Lewis Platt, chairman and chief executive of Hewlett-Packard, said the company's new midrange Unix server, launched in New York yesterday, is, "absolutely critical to get our server business growth stimulated."
HP is hoping the N class server, with impressive performance figures and an easy upgrade path to Intel's IA-64 processor architecture, will rejuvenate sales growth in a segment of the market that provides 60 per cent of HP's Unix hardware revenue - more than $1.5 billion per year.
"The arrival of the N class fundamentally changes midrange computing?it is the ideal platform for the next chapter of Internet enabled business," claimed Platt.
The first server announced in the N class range, the N4000, runs one to eight processors, up to 16Gbyte of memory and is available in rack mounts - a first for HP - holding up to four units. Pricing in the US ranges between $48,000 and $200,000 plus, with shipments starting on 17 May. (for more product details, see later story).
"The N class takes supercomputing capability into new price points. It demonstrates very excellent engineering solutions to the problems of midrange computing and is the harbinger of a new generation of midrange servers," said Christopher Willard, analyst at IDC.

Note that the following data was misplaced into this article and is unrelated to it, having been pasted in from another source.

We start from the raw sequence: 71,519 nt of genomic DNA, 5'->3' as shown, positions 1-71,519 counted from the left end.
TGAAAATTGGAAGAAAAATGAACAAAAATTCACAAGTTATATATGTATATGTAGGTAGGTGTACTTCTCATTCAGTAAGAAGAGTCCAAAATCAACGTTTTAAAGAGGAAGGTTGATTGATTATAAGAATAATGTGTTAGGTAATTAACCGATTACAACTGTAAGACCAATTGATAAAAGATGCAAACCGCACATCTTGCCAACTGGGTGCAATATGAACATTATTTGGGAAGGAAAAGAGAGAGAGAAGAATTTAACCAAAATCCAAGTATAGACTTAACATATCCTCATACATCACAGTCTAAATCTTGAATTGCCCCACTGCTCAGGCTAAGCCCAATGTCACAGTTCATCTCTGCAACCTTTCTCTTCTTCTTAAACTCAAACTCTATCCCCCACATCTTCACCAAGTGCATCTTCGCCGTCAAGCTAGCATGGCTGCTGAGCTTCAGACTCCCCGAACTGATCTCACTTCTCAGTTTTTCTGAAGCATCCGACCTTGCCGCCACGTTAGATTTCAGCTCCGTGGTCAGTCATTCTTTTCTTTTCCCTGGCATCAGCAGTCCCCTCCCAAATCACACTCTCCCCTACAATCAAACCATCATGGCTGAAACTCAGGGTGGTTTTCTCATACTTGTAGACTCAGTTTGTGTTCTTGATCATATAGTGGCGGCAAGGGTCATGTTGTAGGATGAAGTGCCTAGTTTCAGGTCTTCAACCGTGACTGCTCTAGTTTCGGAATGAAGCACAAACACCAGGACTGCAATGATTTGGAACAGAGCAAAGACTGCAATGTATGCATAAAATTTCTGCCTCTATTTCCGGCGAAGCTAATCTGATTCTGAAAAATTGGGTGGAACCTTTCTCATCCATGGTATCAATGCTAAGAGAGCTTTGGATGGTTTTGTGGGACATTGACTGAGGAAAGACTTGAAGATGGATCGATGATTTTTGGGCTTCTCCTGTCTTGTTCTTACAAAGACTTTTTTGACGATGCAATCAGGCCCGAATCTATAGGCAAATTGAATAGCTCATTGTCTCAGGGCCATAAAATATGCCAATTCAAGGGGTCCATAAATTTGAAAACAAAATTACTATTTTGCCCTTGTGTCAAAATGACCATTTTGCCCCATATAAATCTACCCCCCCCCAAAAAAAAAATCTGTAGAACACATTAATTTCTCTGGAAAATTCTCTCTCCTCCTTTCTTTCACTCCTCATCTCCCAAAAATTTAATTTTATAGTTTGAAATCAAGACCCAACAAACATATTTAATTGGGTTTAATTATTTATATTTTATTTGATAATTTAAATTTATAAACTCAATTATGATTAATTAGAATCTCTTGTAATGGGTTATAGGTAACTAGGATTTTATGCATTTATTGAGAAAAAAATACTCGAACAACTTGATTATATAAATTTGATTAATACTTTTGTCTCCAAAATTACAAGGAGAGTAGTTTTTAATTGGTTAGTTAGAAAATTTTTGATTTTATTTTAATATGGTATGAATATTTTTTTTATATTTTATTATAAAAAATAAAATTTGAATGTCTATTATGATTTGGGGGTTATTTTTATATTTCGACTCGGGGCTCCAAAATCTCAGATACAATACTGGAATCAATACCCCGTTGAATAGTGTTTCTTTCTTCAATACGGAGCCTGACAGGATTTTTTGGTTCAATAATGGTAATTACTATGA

The trade off for users is the requirement to box shift from the predecessor product, the K class, rather than being able to upgrade components within the existing chassis. Also, anyone running HP-UX before the latest version, 11.0, will have to upgrade their operating system for the N class.
Joyce Thompsett Becknell, Unix program manager at the Aberdeen Group, noted that the product compared favourably with high end systems from HP's competitors but at lower pricing.
"Importantly, the raw performance power of the 44MHz PA8500 processor incorporated has resulted in HP's delivering a system that by users' and other suppliers' 1998 performance definitions would be considered a high end Unix OLTP server," she noted in a report.
Nick Earle, worldwide marketing manager, said the server - with a TPMC rating of 49,308 - was three times as fast as an IBM S70 and of equal performance to a Sun E6500 that cost $650,000. He also claimed it had equivalent Web server performance to an IBM S/390 mainframe, but nearly $7 million cheaper.
However, for all its claims about the product, it has been delivered six months to a year later than expected and needed, leaving HP with a stiff battle to win back market share from competitors, particularly Sun Microsystems.
Analyst firm Merrill Lynch is predicting a 15 per cent drop in enterprise group revenue this quarter, following a poor previous quarter, because of the transition delay from K class to N class.
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